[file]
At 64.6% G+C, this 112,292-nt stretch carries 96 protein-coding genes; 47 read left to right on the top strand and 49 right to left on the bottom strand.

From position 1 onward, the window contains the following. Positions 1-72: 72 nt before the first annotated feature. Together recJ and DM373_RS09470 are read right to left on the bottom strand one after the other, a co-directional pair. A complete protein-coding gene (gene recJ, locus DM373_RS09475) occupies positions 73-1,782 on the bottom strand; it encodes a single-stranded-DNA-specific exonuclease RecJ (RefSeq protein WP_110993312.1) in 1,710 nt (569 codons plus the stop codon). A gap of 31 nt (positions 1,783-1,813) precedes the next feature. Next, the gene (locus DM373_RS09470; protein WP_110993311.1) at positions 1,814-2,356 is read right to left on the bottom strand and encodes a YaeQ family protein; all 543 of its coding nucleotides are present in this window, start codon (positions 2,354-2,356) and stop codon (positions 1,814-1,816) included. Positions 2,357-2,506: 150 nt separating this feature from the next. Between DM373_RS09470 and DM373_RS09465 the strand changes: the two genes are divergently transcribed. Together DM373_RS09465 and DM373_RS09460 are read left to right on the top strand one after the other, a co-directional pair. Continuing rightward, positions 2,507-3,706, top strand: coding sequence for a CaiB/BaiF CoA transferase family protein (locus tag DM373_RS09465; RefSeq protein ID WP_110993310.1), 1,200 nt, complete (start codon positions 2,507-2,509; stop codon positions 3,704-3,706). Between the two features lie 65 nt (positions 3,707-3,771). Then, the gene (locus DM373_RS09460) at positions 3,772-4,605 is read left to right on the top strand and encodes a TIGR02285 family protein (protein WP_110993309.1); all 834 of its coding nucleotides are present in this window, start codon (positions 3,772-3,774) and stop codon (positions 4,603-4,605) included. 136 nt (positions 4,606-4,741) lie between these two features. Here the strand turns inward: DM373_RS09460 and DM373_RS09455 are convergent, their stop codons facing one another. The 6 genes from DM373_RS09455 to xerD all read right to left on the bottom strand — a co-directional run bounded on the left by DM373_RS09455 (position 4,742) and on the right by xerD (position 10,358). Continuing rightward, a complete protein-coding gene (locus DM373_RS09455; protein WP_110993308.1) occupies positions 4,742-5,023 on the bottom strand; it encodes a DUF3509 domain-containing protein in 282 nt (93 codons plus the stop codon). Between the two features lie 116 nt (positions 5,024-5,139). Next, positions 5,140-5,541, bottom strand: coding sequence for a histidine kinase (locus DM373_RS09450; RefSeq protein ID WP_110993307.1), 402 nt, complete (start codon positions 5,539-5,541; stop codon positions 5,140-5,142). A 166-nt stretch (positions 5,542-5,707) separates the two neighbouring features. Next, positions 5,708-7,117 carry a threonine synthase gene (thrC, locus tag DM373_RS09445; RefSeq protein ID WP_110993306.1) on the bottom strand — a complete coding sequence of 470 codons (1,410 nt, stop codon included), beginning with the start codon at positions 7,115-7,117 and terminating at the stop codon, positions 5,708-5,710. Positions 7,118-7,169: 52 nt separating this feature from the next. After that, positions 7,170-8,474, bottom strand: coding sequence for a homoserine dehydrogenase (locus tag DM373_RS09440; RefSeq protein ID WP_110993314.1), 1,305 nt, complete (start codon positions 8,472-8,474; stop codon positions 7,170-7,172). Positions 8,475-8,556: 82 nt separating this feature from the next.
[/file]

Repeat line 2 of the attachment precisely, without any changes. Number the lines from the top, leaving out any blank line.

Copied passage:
From position 1 onward, the window contains the following. Positions 1-72: 72 nt before the first annotated feature. Together recJ and DM373_RS09470 are read right to left on the bottom strand one after the other, a co-directional pair. A complete protein-coding gene (gene recJ, locus DM373_RS09475) occupies positions 73-1,782 on the bottom strand; it encodes a single-stranded-DNA-specific exonuclease RecJ (RefSeq protein WP_110993312.1) in 1,710 nt (569 codons plus the stop codon). A gap of 31 nt (positions 1,783-1,813) precedes the next feature. Next, the gene (locus DM373_RS09470; protein WP_110993311.1) at positions 1,814-2,356 is read right to left on the bottom strand and encodes a YaeQ family protein; all 543 of its coding nucleotides are present in this window, start codon (positions 2,354-2,356) and stop codon (positions 1,814-1,816) included. Positions 2,357-2,506: 150 nt separating this feature from the next. Between DM373_RS09470 and DM373_RS09465 the strand changes: the two genes are divergently transcribed. Together DM373_RS09465 and DM373_RS09460 are read left to right on the top strand one after the other, a co-directional pair. Continuing rightward, positions 2,507-3,706, top strand: coding sequence for a CaiB/BaiF CoA transferase family protein (locus tag DM373_RS09465; RefSeq protein ID WP_110993310.1), 1,200 nt, complete (start codon positions 2,507-2,509; stop codon positions 3,704-3,706). Between the two features lie 65 nt (positions 3,707-3,771). Then, the gene (locus DM373_RS09460) at positions 3,772-4,605 is read left to right on the top strand and encodes a TIGR02285 family protein (protein WP_110993309.1); all 834 of its coding nucleotides are present in this window, start codon (positions 3,772-3,774) and stop codon (positions 4,603-4,605) included. 136 nt (positions 4,606-4,741) lie between these two features. Here the strand turns inward: DM373_RS09460 and DM373_RS09455 are convergent, their stop codons facing one another. The 6 genes from DM373_RS09455 to xerD all read right to left on the bottom strand — a co-directional run bounded on the left by DM373_RS09455 (position 4,742) and on the right by xerD (position 10,358). Continuing rightward, a complete protein-coding gene (locus DM373_RS09455; protein WP_110993308.1) occupies positions 4,742-5,023 on the bottom strand; it encodes a DUF3509 domain-containing protein in 282 nt (93 codons plus the stop codon). Between the two features lie 116 nt (positions 5,024-5,139). Next, positions 5,140-5,541, bottom strand: coding sequence for a histidine kinase (locus DM373_RS09450; RefSeq protein ID WP_110993307.1), 402 nt, complete (start codon positions 5,539-5,541; stop codon positions 5,140-5,142). A 166-nt stretch (positions 5,542-5,707) separates the two neighbouring features. Next, positions 5,708-7,117 carry a threonine synthase gene (thrC, locus tag DM373_RS09445; RefSeq protein ID WP_110993306.1) on the bottom strand — a complete coding sequence of 470 codons (1,410 nt, stop codon included), beginning with the start codon at positions 7,115-7,117 and terminating at the stop codon, positions 5,708-5,710. Positions 7,118-7,169: 52 nt separating this feature from the next. After that, positions 7,170-8,474, bottom strand: coding sequence for a homoserine dehydrogenase (locus tag DM373_RS09440; RefSeq protein ID WP_110993314.1), 1,305 nt, complete (start codon positions 8,472-8,474; stop codon positions 7,170-7,172). Positions 8,475-8,556: 82 nt separating this feature from the next.